nonhuman rights

ANNA McHUGH: One of the most exciting court cases of our time is all about animals. Earlier this year a group of lawyers and activists called the Nonhuman Rights Project applied for recognition of the right to ‘bodily liberty’ of four chimpanzees – Tommy, Hercules, Leo and Kiko. This represents a huge change to the way the law thinks about animals. As the NhRP website explains:

While there are hundreds of “animal rights” organizations, the only animal who has any legal rights at all is the human animal. And this is the first time anyone has gone to court in the United States seeking to obtain a legal right for a nonhuman animal. So we have entered into entirely new legal territory.

The case may go on for some time, because the commercial implications of a judgment in the NhRP’s favour are immense. However, this is not simply about money. The Nonhuman Rights Project is asking the law in America to reconsider what counts as a person.

What makes a person? 

What do you think makes a person? This is a great question to ask yourself, and a class of animal lovers as well. Most people say that a person is a human being, but that’s just swapping synonyms. So put it this way, if you were asked what the recipe for a human being was, people often say it’s something which:

  • has feelings like love, hate, confusion, desire, boredom, anger, or frustration
  • can communicate those feelings in language
  • understands that they are there, and that what’s going on in their head is different to what’s going on in others’ heads
  • Makes decisions and understands that they have choice and a degree of freedom to decide things
  • Uses tools to make things different, or to make them conform more exactly to the requirements of a task

All of these things are common to both human and chimpanzee animals. This means that rights which humans enjoy, such as the right to decide where they live, when and if they should have babies, and live without fear of being harmed or pestered – all of these rights should be enjoyed by chimpanzees.

Persons vs Things 

When we ask why we should be kind to animals, many people say that it’s not nice to be cruel. But this still leaves animals at our mercy. If we change our definition of kindness – and everyone defines it slightly differently – they could still end up suffering. The Nonhuman Rights Project is hoping to achieve something which will give chimpanzees the same protection that we have, because they’re trying to prove that there is no difference between some types of animal – we are all ‘persons’, not things.

Before slavery was abolished, the law saw slaves as a thing. They weren’t people; they had the same status as a box, or a lamp. They could be bought and sold, split up or forbidden to marry, have children, or learn how to read. They could be killed or maimed. Their owners could not be punished for it because the slaves weren’t people, they were things. In the same way that you might treat your car very badly, but won’t be punished for hurting your car, neither will the owners of Tommy, the chimpanzee because he’s just a thing.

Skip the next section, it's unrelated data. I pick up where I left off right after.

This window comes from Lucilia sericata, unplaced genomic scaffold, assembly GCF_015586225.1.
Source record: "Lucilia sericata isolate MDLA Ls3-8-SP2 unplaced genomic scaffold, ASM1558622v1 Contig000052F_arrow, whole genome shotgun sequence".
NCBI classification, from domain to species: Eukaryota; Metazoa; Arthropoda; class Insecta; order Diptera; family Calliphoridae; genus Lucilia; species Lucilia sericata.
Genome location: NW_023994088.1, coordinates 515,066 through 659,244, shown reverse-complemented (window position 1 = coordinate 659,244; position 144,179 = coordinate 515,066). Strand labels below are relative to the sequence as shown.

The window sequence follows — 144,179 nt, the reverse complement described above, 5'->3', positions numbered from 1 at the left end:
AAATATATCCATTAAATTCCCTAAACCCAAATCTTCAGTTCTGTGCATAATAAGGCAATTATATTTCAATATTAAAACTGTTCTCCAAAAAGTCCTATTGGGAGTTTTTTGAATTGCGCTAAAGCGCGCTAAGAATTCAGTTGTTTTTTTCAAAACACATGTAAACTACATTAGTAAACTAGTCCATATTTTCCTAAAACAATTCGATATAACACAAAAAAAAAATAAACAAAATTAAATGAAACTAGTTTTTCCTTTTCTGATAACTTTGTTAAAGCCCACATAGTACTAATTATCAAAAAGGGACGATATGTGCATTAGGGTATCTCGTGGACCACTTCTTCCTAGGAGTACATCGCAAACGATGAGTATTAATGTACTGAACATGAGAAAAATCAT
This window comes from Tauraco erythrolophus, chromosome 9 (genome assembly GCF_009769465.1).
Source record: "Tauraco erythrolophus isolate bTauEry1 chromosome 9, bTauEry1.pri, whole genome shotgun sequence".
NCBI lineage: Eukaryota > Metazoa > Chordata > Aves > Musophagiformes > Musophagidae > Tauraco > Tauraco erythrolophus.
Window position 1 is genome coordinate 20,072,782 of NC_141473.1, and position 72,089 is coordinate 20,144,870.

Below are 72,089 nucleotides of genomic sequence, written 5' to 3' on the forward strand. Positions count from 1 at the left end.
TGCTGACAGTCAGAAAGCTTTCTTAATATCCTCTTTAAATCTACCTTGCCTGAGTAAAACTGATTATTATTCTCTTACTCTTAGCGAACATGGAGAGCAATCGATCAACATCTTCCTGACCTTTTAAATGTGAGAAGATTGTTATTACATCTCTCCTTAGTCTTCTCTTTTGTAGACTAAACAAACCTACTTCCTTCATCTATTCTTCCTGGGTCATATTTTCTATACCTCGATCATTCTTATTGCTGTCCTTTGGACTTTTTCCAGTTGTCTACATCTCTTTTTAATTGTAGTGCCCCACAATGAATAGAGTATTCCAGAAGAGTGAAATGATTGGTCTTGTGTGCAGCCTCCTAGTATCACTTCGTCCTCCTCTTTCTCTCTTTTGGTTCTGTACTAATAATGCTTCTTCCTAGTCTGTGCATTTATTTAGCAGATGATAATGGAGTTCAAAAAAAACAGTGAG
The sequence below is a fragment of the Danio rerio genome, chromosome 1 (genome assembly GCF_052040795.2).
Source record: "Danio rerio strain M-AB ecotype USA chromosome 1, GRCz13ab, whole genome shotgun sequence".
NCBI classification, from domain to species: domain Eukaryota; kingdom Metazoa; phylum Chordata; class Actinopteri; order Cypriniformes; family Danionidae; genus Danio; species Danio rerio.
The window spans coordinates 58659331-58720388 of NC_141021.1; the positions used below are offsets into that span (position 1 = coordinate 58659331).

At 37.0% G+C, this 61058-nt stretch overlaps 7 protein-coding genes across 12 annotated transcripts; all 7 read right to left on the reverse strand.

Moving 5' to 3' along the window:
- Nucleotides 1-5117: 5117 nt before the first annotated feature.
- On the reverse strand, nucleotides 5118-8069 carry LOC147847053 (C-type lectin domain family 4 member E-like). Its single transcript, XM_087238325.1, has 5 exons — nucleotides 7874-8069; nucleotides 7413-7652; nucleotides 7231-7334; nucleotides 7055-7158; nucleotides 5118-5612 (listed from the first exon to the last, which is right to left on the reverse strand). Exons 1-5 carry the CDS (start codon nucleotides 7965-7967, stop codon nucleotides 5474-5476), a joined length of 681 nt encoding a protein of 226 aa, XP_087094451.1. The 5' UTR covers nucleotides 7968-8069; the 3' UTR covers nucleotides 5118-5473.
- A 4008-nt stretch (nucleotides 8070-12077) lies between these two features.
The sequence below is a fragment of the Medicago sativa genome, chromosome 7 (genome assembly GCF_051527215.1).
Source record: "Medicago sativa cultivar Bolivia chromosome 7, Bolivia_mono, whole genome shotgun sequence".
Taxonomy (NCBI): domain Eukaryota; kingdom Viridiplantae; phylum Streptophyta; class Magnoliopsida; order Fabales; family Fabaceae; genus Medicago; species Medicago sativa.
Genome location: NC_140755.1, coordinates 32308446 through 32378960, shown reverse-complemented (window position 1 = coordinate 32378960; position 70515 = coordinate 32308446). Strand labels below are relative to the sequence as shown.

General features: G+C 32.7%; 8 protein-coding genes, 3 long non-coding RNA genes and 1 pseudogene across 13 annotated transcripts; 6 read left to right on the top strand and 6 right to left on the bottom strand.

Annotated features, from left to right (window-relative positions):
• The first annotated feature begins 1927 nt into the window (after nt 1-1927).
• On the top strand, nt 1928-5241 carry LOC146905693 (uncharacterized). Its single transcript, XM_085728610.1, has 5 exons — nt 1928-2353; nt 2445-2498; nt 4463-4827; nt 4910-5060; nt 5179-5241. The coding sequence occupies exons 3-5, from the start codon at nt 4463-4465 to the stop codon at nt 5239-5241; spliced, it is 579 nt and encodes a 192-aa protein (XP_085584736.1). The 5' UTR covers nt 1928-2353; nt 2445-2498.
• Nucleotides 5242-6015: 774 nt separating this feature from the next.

Classroom Activities 

The NhRP website contains lots of complex legal information, but you can make a digest of it to discuss with a class. Some activities which lead into, or out from, this fascinating case include:

Recipe for a human being activity_Feature Image1) Recipe for a human being 

Write a recipe for a human being! What makes us really human? Try to go beyond simply saying that we live in houses and have two legs. Talk about the really deep things that define us as humans, like knowing which medicine to take when we’re sick – and why. Or being able to choose one thing over another when both are available, and explaining our answer. Maybe even spiritual things like knowing that we don’t live forever, or that there’s a world beyond our planet. What would students say if they discovered that another animal on the planet could do all those things? Would they extend the definition of ‘person’ to them too? Download the free ‘Recipe for a human being’ worksheet

2) Learn Chimpanzee 

Try learning chimpanzee! A small dictionary of chimpanzee gestures has just been published in the journal Current Biology. You can read a digest of it here:

Chimp language

3) Define ‘smartness’ 

Elephants and chimpanzees are well-known for being smart. But what is smartness, really? We’ve all seen the absent-minded professor in movies: someone who’s super smart in the classroom, but not so clever in the supermarket. Ask students to choose one species and investigate its intelligence. provides a helpful class-sized list! Students should compile a list of questions to research, and at the end, decide what they mean by smartness. Then the class could vote on which animal seems the smartest.

4) Study a nonhuman species’ social behaviour 

Everyone learns a little bit of civics and citizenship at school. But we frequently assume that our way of organising society is the best. In fact, we could learn from many species about efficiency, harmony, and conservation. Allow students to research another species’ social behaviour. They should write a description of how the society is set up, and provide a graphic (such as an org chart or family tree), as well as a list of elements which we could learn from them. Bonobo monkeys are a famous example, though if your class culture is conservative, this may be one to steer away from since bobobo society is highly sexual. For an opposing view of animal society, read aloud some extracts from The Sword in the Stone by T.H. White: Merlin turns Wart into a bird, an ant, and a fish so that he can experience different societies.

Further reading:

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